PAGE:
1. Chapter 1 introduces Marva with this description: “Marva loved living life by hand.” What do you think this means? How does this phrase become more relevant and accurate as the story plays out?
2. In chapter 7, we read, “Sometimes crying and praying are the same thing.” How do crying and praying relate to each other?
3. In chapter 10, Marva realizes she has not put out the gumdrops for Thanksgiving dinner, which she usually does in memory of her son. Is there something unusual that you include in your holiday traditions? Why do you do it?
4. Chapter 11 takes place on Black Friday. What is the connection between what the day is called and the symbolism of what happens in the story? Have you ever had a day like this? Did it happen on a “black Friday”?
5. Aprons are such a part of Marva’s life that wearing one is almost second nature to her. Yet when she briefly returns home from the hospital, “She rinsed but did not wash the dishes. She swept up the strange mix of shattered glass and gumdrops before she realized she had not bothered to put on an apron.” Has something ever happened in your life that has made you skip a behavior that was second nature to you? Describe.
6. Rusty’s article in chapter 15 refers to Marva wondering where the finish line is and at what speed she will cross it. What does this refer to? Later in the book, there is a reference to Marva’s mind not being so much on the finish line but on the race itself. What does this refer to? Why the shift from one to the other?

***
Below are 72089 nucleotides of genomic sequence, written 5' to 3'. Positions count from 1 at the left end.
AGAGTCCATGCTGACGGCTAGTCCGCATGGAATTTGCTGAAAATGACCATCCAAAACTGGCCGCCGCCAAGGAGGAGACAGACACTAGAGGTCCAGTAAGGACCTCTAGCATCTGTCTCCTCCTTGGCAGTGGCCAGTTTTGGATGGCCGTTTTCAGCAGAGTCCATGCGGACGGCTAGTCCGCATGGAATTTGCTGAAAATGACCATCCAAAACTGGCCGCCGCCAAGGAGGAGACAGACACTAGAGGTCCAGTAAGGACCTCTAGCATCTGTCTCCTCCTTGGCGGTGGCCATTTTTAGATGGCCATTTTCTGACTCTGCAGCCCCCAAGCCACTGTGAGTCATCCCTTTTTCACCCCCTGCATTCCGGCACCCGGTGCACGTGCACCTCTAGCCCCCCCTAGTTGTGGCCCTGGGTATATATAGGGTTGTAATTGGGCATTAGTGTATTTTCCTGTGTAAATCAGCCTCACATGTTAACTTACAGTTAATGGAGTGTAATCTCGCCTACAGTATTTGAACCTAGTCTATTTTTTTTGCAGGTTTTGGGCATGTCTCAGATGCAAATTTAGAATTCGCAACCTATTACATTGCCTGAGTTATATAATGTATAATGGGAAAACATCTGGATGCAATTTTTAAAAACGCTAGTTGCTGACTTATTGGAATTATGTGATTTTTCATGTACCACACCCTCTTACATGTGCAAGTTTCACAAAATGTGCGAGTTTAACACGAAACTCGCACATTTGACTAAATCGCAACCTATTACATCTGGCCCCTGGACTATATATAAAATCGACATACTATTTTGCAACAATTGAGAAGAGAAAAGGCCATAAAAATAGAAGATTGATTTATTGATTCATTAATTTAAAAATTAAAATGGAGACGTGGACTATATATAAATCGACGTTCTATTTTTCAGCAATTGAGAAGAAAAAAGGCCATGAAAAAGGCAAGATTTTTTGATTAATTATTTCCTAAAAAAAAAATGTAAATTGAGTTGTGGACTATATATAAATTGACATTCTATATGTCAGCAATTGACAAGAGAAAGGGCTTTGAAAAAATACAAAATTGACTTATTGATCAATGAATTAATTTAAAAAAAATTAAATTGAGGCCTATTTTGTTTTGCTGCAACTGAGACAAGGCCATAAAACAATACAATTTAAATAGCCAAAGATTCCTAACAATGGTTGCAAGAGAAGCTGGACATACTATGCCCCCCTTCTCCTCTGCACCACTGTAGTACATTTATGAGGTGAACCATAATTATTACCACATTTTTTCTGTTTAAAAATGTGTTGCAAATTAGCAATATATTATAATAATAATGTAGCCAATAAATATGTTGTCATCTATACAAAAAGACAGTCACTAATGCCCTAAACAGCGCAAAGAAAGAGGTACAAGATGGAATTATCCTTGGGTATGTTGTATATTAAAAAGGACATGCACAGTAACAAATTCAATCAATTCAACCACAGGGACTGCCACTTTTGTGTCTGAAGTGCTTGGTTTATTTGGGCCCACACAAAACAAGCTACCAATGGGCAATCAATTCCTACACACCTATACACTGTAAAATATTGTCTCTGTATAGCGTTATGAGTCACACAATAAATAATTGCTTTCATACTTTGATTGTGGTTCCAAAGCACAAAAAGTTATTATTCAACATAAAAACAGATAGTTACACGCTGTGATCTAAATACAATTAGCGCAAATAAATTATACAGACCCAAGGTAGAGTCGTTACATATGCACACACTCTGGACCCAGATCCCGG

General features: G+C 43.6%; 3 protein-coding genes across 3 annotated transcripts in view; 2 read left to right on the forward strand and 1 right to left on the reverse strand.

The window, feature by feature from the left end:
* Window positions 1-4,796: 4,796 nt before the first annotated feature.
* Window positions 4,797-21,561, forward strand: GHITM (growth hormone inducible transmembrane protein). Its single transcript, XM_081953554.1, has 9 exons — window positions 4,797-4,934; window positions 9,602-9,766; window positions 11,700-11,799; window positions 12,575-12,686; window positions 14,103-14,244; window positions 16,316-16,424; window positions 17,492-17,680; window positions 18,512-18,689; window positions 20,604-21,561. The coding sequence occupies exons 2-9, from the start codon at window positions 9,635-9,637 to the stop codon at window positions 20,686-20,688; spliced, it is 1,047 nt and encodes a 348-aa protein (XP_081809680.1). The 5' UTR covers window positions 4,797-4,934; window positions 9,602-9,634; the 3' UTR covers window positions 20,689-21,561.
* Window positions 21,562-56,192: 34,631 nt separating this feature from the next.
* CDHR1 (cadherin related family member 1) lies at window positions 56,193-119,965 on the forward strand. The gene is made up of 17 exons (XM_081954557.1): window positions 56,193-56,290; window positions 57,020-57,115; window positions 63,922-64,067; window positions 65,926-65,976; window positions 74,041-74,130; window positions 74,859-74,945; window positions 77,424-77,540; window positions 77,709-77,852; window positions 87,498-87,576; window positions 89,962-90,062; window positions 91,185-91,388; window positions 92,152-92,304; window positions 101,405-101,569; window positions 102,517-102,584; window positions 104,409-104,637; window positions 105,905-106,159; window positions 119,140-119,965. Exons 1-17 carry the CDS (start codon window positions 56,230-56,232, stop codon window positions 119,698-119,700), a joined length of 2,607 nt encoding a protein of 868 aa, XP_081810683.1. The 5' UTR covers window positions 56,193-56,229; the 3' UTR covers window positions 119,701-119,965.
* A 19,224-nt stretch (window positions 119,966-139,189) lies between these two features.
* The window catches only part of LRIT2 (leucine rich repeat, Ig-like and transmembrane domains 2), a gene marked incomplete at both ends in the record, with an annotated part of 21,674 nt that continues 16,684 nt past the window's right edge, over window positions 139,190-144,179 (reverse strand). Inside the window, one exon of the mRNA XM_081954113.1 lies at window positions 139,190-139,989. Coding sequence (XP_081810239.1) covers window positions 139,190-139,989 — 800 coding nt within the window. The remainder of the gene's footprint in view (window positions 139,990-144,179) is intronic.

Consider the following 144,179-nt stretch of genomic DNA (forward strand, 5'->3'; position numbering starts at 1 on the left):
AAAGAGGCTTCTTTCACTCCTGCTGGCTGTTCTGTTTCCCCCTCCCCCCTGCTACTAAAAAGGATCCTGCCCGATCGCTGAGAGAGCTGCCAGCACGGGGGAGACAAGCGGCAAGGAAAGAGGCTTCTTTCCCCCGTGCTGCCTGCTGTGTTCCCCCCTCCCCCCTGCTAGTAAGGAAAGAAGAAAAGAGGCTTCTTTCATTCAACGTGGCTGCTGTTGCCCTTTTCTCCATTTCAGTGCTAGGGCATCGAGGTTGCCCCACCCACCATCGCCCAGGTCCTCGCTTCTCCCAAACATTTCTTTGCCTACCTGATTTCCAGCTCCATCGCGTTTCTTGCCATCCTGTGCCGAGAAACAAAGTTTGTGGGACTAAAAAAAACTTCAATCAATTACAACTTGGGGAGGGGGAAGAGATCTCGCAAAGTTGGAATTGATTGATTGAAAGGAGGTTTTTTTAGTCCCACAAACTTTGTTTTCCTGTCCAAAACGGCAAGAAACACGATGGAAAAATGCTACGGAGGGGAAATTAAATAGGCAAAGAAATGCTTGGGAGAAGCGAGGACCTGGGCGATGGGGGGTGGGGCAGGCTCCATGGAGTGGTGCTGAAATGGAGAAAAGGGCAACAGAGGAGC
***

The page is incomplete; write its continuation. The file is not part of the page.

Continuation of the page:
7. As Thomas is driving through town in chapter 17, he spots the office where he picked up the keys to his new life. He wishes could turn the keys back in and “drive in reverse back to their former lives.” Has there ever been a time in your life when you wanted to go back in time? Explain.
8. In chapter 21, Marva looks out her window at Charlee’s trailer, sees a light, and imagines Thomas sitting at the table “wondering how he and his family would make it through another day without Charlee’s spirit replacing the sadness in their small home.” Discuss a time in your life when a child’s smile, laugh, or sprit replaced sadness in your life.
9. At the end of chapter 21, Marva says to Emily, “At my age, there is no worry, there is only waiting.” What does this mean?
10. In chapter 22, Thomas receives an apron with a quote on it that talks about imagination and the importance of stories. Why would this message specifically apply to Thomas?
11. In chapter 29, Charliee’s mom tells her, “Hair doesn’t make you beautiful, Charlee. You make you beautiful.” What is it that makes the person you love beautiful?